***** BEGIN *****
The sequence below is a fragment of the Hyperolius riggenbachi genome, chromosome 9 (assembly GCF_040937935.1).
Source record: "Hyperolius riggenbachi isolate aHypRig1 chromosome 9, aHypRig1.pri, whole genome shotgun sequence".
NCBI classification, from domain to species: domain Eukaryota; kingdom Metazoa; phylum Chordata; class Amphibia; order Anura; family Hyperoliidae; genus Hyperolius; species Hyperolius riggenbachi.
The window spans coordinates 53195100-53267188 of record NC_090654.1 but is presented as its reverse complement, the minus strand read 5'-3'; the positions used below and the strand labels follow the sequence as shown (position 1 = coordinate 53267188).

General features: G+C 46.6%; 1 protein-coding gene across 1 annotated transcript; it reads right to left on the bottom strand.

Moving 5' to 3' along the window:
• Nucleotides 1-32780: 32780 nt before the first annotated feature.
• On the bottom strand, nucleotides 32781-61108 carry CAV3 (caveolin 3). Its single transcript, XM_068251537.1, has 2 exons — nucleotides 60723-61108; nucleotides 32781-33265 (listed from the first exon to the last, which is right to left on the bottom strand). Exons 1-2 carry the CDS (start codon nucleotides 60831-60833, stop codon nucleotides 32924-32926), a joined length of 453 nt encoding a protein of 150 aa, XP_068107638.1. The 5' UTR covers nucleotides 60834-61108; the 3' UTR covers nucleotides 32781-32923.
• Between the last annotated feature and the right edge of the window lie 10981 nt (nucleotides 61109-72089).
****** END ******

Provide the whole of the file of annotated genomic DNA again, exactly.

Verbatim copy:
The sequence below is a fragment of the Hyperolius riggenbachi genome, chromosome 9 (assembly GCF_040937935.1).
Source record: "Hyperolius riggenbachi isolate aHypRig1 chromosome 9, aHypRig1.pri, whole genome shotgun sequence".
NCBI classification, from domain to species: domain Eukaryota; kingdom Metazoa; phylum Chordata; class Amphibia; order Anura; family Hyperoliidae; genus Hyperolius; species Hyperolius riggenbachi.
The window spans coordinates 53195100-53267188 of record NC_090654.1 but is presented as its reverse complement, the minus strand read 5'-3'; the positions used below and the strand labels follow the sequence as shown (position 1 = coordinate 53267188).

General features: G+C 46.6%; 1 protein-coding gene across 1 annotated transcript; it reads right to left on the bottom strand.

Moving 5' to 3' along the window:
• Nucleotides 1-32780: 32780 nt before the first annotated feature.
• On the bottom strand, nucleotides 32781-61108 carry CAV3 (caveolin 3). Its single transcript, XM_068251537.1, has 2 exons — nucleotides 60723-61108; nucleotides 32781-33265 (listed from the first exon to the last, which is right to left on the bottom strand). Exons 1-2 carry the CDS (start codon nucleotides 60831-60833, stop codon nucleotides 32924-32926), a joined length of 453 nt encoding a protein of 150 aa, XP_068107638.1. The 5' UTR covers nucleotides 60834-61108; the 3' UTR covers nucleotides 32781-32923.
• Between the last annotated feature and the right edge of the window lie 10981 nt (nucleotides 61109-72089).